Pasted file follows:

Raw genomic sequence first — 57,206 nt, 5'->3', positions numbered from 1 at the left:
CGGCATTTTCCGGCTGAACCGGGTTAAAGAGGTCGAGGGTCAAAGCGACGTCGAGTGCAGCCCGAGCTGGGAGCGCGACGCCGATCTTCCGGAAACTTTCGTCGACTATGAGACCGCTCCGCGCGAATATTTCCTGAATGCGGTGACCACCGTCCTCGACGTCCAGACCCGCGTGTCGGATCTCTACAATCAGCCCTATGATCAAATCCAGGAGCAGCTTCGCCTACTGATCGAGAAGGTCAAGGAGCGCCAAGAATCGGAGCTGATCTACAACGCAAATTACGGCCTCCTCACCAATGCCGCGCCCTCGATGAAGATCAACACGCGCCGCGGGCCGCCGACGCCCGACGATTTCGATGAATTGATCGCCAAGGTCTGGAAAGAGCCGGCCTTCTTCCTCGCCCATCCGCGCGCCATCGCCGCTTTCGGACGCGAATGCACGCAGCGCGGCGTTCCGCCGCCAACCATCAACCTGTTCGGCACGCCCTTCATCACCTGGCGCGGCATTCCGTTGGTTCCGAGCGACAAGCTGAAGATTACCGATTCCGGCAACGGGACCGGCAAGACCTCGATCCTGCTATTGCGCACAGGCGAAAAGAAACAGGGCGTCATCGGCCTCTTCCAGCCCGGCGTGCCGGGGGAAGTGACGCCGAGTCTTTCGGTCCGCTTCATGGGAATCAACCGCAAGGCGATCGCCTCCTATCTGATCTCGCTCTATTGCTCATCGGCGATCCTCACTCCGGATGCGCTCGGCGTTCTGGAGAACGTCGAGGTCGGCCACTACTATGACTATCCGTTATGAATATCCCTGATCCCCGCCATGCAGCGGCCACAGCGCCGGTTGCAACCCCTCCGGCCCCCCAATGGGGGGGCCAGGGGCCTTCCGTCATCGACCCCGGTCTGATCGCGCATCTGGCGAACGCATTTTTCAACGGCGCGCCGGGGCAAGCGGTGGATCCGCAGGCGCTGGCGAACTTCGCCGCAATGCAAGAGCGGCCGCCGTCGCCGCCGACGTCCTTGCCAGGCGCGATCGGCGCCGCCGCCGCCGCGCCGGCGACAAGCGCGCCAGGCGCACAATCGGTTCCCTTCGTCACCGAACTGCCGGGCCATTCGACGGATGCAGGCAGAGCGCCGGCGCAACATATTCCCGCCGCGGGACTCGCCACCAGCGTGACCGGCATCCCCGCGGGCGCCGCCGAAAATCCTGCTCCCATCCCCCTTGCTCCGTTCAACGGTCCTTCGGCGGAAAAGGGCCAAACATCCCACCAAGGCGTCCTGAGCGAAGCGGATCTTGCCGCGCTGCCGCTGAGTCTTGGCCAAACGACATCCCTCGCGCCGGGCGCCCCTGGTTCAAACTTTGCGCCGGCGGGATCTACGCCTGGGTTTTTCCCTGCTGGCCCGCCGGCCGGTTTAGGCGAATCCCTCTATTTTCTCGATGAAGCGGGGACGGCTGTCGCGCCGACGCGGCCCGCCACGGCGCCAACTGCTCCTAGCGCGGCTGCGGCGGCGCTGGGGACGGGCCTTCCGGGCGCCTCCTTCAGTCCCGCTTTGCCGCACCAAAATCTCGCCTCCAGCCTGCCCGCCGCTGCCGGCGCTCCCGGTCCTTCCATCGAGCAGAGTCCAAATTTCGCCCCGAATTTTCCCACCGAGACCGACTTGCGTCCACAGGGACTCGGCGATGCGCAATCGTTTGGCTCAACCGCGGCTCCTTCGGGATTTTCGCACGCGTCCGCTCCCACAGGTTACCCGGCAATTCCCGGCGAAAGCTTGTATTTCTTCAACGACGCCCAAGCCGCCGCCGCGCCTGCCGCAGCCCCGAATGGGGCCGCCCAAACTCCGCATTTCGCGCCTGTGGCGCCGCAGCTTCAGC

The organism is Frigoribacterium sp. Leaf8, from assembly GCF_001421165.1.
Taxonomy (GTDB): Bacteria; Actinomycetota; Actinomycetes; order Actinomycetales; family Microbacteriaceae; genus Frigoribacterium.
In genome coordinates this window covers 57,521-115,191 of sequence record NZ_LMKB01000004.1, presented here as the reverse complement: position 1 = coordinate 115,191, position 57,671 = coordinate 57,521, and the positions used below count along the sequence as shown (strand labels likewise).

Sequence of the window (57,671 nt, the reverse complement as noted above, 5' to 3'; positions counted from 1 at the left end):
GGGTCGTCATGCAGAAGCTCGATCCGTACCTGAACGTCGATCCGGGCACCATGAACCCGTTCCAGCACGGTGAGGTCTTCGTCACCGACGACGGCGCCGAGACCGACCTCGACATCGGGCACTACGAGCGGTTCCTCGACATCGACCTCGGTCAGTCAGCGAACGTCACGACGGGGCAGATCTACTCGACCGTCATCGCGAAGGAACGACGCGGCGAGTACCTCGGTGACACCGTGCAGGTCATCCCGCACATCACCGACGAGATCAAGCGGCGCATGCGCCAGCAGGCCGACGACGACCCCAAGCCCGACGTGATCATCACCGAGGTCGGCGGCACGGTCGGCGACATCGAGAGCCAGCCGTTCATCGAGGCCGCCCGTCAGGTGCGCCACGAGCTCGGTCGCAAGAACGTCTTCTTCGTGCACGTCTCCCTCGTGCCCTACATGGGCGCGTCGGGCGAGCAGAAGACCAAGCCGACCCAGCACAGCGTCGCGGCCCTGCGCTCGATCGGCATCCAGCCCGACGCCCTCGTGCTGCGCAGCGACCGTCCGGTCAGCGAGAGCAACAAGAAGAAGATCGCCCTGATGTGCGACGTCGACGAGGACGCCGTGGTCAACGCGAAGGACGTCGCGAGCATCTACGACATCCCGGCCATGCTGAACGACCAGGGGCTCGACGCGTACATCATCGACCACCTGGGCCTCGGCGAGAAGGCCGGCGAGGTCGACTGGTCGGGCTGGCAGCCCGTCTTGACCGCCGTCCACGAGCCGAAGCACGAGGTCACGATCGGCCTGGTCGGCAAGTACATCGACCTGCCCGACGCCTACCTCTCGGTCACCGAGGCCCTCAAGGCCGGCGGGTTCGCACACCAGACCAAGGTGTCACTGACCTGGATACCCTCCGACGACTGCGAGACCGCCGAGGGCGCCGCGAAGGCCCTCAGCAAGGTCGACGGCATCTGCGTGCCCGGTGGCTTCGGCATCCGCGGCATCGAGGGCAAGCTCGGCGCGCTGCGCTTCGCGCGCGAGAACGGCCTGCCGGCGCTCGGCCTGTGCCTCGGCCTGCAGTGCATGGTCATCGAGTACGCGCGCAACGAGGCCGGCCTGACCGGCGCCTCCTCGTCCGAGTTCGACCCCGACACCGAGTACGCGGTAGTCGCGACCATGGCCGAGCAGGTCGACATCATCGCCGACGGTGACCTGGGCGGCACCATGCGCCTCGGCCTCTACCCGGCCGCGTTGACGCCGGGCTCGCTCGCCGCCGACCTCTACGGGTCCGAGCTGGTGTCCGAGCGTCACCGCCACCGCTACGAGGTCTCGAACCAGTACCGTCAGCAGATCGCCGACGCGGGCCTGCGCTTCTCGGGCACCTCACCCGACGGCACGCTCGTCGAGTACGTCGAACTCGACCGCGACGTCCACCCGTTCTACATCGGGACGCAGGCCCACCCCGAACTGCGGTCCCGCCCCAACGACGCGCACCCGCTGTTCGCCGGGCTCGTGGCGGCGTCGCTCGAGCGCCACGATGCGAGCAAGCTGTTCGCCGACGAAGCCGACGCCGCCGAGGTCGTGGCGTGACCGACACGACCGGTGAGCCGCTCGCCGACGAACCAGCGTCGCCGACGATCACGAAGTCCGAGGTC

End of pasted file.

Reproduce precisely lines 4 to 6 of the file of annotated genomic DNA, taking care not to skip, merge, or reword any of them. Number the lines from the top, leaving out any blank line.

Taxonomy (GTDB): Bacteria; Actinomycetota; Actinomycetes; order Actinomycetales; family Microbacteriaceae; genus Frigoribacterium.
In genome coordinates this window covers 57,521-115,191 of sequence record NZ_LMKB01000004.1, presented here as the reverse complement: position 1 = coordinate 115,191, position 57,671 = coordinate 57,521, and the positions used below count along the sequence as shown (strand labels likewise).

Sequence of the window (57,671 nt, the reverse complement as noted above, 5' to 3'; positions counted from 1 at the left end):